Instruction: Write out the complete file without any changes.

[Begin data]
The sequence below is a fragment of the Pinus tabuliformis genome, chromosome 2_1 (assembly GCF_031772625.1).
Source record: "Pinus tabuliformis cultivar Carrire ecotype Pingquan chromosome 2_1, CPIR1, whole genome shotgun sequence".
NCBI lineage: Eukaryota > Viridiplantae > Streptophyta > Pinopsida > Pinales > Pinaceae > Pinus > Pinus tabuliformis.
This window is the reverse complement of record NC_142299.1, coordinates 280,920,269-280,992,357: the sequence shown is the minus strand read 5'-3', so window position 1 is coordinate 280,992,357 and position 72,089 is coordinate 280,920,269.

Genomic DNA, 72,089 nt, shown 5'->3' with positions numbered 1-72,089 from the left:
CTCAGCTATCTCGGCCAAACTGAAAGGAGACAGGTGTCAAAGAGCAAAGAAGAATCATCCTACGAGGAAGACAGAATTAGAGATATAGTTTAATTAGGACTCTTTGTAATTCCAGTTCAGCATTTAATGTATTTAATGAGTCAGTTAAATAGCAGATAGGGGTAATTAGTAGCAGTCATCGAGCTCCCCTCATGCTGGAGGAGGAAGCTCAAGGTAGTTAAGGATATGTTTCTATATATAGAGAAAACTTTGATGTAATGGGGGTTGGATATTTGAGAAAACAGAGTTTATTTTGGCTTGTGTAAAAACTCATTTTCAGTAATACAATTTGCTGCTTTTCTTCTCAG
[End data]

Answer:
The sequence below is a fragment of the Pinus tabuliformis genome, chromosome 2_1 (assembly GCF_031772625.1).
Source record: "Pinus tabuliformis cultivar Carrire ecotype Pingquan chromosome 2_1, CPIR1, whole genome shotgun sequence".
NCBI lineage: Eukaryota > Viridiplantae > Streptophyta > Pinopsida > Pinales > Pinaceae > Pinus > Pinus tabuliformis.
This window is the reverse complement of record NC_142299.1, coordinates 280,920,269-280,992,357: the sequence shown is the minus strand read 5'-3', so window position 1 is coordinate 280,992,357 and position 72,089 is coordinate 280,920,269.

Genomic DNA, 72,089 nt, shown 5'->3' with positions numbered 1-72,089 from the left:
CTCAGCTATCTCGGCCAAACTGAAAGGAGACAGGTGTCAAAGAGCAAAGAAGAATCATCCTACGAGGAAGACAGAATTAGAGATATAGTTTAATTAGGACTCTTTGTAATTCCAGTTCAGCATTTAATGTATTTAATGAGTCAGTTAAATAGCAGATAGGGGTAATTAGTAGCAGTCATCGAGCTCCCCTCATGCTGGAGGAGGAAGCTCAAGGTAGTTAAGGATATGTTTCTATATATAGAGAAAACTTTGATGTAATGGGGGTTGGATATTTGAGAAAACAGAGTTTATTTTGGCTTGTGTAAAAACTCATTTTCAGTAATACAATTTGCTGCTTTTCTTCTCAG